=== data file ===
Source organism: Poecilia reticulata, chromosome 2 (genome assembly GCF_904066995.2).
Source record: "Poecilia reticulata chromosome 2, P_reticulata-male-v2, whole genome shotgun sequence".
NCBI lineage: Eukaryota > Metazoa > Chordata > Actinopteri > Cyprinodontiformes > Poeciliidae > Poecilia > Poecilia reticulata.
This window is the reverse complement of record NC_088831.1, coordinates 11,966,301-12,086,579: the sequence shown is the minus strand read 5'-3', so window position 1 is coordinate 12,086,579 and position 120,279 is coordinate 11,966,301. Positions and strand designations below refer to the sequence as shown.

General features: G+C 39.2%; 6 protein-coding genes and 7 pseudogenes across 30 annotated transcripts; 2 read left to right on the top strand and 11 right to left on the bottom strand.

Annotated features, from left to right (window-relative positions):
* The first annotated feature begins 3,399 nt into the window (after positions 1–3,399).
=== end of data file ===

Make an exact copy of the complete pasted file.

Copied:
Source organism: Poecilia reticulata, chromosome 2 (genome assembly GCF_904066995.2).
Source record: "Poecilia reticulata chromosome 2, P_reticulata-male-v2, whole genome shotgun sequence".
NCBI lineage: Eukaryota > Metazoa > Chordata > Actinopteri > Cyprinodontiformes > Poeciliidae > Poecilia > Poecilia reticulata.
This window is the reverse complement of record NC_088831.1, coordinates 11,966,301-12,086,579: the sequence shown is the minus strand read 5'-3', so window position 1 is coordinate 12,086,579 and position 120,279 is coordinate 11,966,301. Positions and strand designations below refer to the sequence as shown.

General features: G+C 39.2%; 6 protein-coding genes and 7 pseudogenes across 30 annotated transcripts; 2 read left to right on the top strand and 11 right to left on the bottom strand.

Annotated features, from left to right (window-relative positions):
* The first annotated feature begins 3,399 nt into the window (after positions 1–3,399).